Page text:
SUN: 16º/9º MON: 19º/6º
Aboard the good ship Viva, it’s worth the trip - believe us
Cold nights, dark days, and low cash flow are all factors enough to keep one indoors and curl up on the sofa during the long month of January in Copenhagen. But all hope is not lost, if you venture out to the plush Langebrogadekaj in Christianshavn. Now although this might seem like an unlikely idea at this time of the year, a pleasant surprise is guaranteed, as emerging from the corner of Langebrogade is a chic boat named Restaurant Viva, anchored coyly in the waters before the astounding backdrop of Islands Brygge’s skyline.
Mesmerised by this view, if you walk further in and enter the boat, what welcomes you is a cosy and elegant dining room with a modest bar in the corner. Welcomed by the staff as we stepped onto the boat, I was shown to our table - one among those placed along the row of submarine windows that boast a fantastic view. The seating arrangement in Viva is such that some customers benefit from the city view and while others are seated with a quayside view.
Serving food since 2004, Viva has created a reputation as a non-boastful yet elegant restaurant among the dining enthusiasts of Denmark. While the eatery is modest, it is also posh combined with a moderate amount of quirkiness. Owner Buster Schmidt, who is a trained handyman, pursued his passion for food along with his father-in-law and childhood friend Paulo Gomez. Viva first opened its doors as a Mediterranean restaurant serving seafood dishes with influences from southern Spain and Italy. But with the onset of 2012, the menu and wine list have undergone a transformation and now the restaurant serves food inspired by the Scandinavian, French and Mediterranean kitchens.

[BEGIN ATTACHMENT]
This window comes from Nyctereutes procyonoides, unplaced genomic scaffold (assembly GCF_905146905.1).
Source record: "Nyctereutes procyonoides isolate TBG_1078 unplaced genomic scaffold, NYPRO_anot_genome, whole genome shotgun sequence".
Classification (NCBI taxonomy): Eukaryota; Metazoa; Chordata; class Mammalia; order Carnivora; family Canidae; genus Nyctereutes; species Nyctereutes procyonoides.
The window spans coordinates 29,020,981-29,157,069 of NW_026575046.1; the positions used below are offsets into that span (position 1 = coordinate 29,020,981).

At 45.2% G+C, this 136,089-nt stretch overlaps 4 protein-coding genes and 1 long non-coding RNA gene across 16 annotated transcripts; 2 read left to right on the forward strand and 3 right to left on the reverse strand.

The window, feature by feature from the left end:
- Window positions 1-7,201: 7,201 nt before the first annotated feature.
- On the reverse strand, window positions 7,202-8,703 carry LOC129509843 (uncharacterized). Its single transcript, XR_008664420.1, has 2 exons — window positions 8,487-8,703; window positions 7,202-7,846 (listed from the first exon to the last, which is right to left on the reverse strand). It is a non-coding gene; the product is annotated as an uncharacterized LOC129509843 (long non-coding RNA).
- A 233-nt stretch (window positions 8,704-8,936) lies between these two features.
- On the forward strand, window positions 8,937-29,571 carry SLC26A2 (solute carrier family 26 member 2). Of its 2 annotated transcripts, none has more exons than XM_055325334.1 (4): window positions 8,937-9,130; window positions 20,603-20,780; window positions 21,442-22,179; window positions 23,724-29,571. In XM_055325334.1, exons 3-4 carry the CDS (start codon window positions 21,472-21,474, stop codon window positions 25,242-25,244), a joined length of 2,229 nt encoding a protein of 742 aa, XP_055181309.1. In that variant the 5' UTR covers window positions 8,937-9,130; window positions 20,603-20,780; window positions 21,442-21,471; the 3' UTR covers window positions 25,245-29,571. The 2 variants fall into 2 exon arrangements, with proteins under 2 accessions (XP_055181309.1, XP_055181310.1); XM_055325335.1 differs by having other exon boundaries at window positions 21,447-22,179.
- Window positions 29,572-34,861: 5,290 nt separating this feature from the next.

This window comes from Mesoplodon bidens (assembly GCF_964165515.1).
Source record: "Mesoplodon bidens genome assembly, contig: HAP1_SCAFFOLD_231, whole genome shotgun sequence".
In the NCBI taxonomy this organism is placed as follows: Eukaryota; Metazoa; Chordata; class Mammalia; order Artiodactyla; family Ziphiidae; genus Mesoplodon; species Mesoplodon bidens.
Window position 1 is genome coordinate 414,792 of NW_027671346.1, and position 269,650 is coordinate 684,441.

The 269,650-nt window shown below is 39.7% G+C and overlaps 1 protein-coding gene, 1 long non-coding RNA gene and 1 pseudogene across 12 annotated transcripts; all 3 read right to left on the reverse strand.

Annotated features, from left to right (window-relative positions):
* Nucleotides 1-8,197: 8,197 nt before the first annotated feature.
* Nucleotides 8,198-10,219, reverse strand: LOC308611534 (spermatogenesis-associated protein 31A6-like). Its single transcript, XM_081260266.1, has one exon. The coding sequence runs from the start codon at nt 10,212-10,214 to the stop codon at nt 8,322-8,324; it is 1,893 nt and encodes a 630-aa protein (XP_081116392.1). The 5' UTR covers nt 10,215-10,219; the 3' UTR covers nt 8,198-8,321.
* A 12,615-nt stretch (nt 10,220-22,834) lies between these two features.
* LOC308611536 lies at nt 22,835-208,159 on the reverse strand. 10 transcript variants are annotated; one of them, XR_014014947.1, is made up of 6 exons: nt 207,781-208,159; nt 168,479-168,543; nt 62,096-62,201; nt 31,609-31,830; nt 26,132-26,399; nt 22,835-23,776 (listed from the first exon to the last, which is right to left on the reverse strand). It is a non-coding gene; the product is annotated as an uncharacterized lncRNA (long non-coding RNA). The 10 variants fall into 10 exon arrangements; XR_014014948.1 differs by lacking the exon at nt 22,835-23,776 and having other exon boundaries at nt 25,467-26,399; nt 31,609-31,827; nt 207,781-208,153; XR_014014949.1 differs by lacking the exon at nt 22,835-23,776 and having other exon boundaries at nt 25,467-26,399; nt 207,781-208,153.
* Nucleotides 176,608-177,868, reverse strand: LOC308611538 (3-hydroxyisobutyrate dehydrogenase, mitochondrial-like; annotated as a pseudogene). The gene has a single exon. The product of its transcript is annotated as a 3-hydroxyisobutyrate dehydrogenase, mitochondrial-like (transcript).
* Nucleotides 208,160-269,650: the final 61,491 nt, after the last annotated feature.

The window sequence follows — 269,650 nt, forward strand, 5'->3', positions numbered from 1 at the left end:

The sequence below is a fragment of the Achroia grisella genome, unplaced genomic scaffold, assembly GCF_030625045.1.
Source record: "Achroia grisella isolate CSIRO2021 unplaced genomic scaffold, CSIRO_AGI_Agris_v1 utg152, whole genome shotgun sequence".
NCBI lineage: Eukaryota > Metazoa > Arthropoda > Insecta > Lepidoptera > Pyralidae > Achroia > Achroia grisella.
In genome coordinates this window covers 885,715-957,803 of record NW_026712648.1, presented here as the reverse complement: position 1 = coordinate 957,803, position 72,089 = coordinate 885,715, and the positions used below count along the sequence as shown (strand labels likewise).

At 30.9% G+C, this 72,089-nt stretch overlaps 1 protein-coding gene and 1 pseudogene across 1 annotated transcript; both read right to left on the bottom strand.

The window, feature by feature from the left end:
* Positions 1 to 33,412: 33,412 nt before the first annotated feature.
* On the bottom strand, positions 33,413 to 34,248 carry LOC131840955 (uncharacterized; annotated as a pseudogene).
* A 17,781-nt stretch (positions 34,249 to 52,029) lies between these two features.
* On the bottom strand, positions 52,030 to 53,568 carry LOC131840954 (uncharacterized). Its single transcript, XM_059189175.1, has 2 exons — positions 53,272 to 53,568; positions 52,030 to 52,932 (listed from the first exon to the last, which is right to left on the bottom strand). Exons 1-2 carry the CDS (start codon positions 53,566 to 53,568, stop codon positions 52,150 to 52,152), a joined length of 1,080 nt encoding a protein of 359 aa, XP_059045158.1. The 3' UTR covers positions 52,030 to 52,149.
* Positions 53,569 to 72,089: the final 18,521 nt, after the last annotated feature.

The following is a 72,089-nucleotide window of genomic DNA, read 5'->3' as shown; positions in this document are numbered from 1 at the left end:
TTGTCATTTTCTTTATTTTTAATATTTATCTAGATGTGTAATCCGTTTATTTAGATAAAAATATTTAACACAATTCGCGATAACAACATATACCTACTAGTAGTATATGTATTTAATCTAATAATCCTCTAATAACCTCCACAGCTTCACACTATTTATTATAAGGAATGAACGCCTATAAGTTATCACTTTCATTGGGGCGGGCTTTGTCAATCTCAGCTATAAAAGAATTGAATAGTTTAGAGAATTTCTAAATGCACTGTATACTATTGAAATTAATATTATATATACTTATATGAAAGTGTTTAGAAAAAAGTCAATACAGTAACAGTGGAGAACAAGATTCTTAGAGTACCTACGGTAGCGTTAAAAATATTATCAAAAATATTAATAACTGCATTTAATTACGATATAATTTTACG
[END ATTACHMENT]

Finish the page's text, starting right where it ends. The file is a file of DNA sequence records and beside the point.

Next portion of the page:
In a city where restaurants serving similar themed cuisines are in no shortage, Viva certainly sets itself apart with its unique location and thrown-in element of fine food. According to Schmidt, Viva is all about fine dining without the hassle of a formal setting.
While taking in the surroundings and enjoying a fine glass of champagne, we were served a delicious Brioche served with foie gras and yoghurt on what looked like a sleek marble block. This was the style of the dishes in which the food was served throughout the evening - I was told that the set was made especially for the restaurant.
Following this were the Limfjord’s oysters with cucumber foam and cream, which we gratefully devoured – washed down with a 2009 Alsace Trimbach I seem to remember, or was it the 2008 Stellenbosch Rustenberg – before tackling the fried Norwegian lobster, served in a setting of cream cheese, winter cabbage and dill.
As our palates tuned into the many tastes of the sea, we felt at home in our maritime setting. Next was the visually amazing Smoked potatoes and Vesterhave cheese, garnished with chives. The poached turbot served with leek and cress was accompanied by what they call the aroma of November – well, we don’t know if March would have been more appropriate given its reinvigorating appearance. For dessert we were spoilt with a medley of apples – a sweet but not calorie-horrific ending to what was a splendid menu.
The prices at Viva are far from what one would call exorbitant. They are in fact reasonable and mirror the current standards of gourmet restaurants in the city. All in all, while Viva is a good restaurant that pleasures your taste buds without burning a hole in your pocket, its biggest selling point remains its location – a boat setting that sets Viva apart from other gourmet restaurants.